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Pete's Dragon (2016) - Review

Pete's Dragon

Review by Rob Carnevale

IndieLondon Rating: 4 out of 5

JUST as he beguiled with his debut feature Ain’t Them Bodies Saints, so David Lowery now enchants with his take on Disney’s Pete’s Dragon.

A remake of the part animated 1977 film of the same name, this completely live action version re-imagines the story and emerges as a film capable of captivating both children and adults alike.

There’s a playfulness that’s infectious as well as an emotional connection that’s as uplifting as it can be heart-breaking.

The story picks up as young two-year-old Pete (Oakes Fegley) is orphaned in a car crash with his parents and left alone in the woods, where he immediately befriends a dragon he names Elliott.

Six years later, Pete is found by kindly park ranger Grace (Bryce Dallas Howard) and taken into her family, leaving Elliott to search for his friend while evading the attention of some loggers led by Grace’s husband’s brother (Karl Urban).

But as Pete begins to adjust to life without Elliott, matters come to a head once the dragon becomes captured.

Just as he did with the aforementioned Ain’t Them Bodies Saints, Lowery uses Pete’s Dragon to explore themes of loss, distance and faith. Yet while his first film adopted something of an early Terrence Malick approach, this combines traces of that with Disney sensibilities.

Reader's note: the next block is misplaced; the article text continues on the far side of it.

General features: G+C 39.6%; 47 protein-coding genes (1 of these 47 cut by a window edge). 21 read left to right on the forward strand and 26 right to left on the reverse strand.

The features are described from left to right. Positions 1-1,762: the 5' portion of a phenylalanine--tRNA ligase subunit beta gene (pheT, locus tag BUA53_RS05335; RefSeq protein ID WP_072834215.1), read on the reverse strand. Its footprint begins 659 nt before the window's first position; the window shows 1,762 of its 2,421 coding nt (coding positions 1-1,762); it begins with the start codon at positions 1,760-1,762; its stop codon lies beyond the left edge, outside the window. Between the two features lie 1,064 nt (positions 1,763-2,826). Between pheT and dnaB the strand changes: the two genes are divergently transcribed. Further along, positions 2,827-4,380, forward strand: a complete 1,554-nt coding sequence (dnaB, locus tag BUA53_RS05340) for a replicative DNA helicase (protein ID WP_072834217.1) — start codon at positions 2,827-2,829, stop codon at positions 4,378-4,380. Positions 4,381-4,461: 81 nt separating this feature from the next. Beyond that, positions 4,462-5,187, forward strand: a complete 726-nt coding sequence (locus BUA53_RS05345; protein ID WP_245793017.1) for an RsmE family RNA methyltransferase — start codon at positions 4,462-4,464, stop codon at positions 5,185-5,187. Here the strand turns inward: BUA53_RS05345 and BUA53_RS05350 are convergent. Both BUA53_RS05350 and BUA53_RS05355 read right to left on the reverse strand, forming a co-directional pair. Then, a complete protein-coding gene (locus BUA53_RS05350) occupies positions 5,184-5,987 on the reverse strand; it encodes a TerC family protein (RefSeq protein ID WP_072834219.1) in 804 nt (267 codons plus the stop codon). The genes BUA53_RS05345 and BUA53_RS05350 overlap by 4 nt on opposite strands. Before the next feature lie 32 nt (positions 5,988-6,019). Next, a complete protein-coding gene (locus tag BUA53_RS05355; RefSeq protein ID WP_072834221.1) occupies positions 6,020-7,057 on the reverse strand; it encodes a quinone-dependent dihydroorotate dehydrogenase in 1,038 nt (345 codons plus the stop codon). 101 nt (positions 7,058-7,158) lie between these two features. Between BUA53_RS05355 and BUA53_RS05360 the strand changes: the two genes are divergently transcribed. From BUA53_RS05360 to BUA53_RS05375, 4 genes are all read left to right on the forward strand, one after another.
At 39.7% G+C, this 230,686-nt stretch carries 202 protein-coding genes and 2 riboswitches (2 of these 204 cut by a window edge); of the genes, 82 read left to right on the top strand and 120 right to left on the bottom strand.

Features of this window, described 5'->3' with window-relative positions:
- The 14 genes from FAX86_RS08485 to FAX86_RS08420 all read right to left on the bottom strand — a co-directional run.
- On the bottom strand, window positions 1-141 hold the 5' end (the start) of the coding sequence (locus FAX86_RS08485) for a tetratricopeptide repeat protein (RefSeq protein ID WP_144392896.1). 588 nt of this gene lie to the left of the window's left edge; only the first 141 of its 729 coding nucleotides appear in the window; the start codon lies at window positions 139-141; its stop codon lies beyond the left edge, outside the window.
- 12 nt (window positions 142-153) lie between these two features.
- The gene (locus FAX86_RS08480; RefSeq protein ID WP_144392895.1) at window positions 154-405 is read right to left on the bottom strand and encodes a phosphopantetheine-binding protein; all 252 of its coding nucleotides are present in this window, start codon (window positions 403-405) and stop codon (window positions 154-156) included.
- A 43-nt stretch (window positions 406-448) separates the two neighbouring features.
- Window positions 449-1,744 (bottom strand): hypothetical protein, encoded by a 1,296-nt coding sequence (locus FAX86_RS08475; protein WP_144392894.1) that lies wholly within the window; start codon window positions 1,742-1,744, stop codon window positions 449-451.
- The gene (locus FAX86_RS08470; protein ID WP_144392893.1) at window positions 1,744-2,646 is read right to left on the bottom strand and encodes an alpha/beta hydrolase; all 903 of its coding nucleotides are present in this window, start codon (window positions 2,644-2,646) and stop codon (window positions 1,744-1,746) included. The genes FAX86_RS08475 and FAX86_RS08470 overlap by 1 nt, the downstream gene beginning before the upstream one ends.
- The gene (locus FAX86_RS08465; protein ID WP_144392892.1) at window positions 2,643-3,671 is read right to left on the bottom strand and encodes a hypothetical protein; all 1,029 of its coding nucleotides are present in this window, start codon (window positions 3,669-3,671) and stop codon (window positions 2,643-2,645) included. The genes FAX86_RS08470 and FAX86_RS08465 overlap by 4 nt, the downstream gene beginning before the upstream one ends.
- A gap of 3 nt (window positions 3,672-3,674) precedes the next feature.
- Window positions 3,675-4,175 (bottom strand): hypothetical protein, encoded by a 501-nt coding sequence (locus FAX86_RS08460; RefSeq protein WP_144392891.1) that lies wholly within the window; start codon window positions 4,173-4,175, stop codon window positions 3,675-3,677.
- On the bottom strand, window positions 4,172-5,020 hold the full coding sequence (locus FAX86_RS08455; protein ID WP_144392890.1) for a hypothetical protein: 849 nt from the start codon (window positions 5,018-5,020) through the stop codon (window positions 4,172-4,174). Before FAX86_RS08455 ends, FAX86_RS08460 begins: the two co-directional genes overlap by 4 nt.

Hence, while some of the script can be heavy-handed in terms of underlining the importance of family and belief, Lowery coaxes such fine performances from his cast that you’ll feel your emotions are earned rather than manipulated.

And there are several scenes that truly resonate – not least those between Pete and Elliott, but also a bonding session between Pete and Grace, as well as a couple of the scenes between Grace and her dad (played by Robert Redford).

Fegley is particularly memorable in the lead role of Pete, combining a fierce resolve with an inquisitive nature, as well as an inner vulnerability to offset the outward bravery. He is another child star to watch.

Howard also excels as the sensitive Grace, while Redford oozes charm and a bittersweet sense of nostalgia as her dad. The effects surrounding Elliott are also first-rate, imbuing the dragon with a lot of heart and – when needed – power. He’s an easy dragon to fall in love with.

If Urban’s token villain is a little under-written and Wes Bentley’s brother is given next to nothing to do, such shortcomings can be overlooked given the overall strength of the material.

In short, Pete’s Dragon offers enough magic to keep the kids enthralled as well as a humanity to appeal to us all. It’s a fantastically engaging film.

Certificate: PG
Running time: 2hrs
UK Release Date: August 12, 2016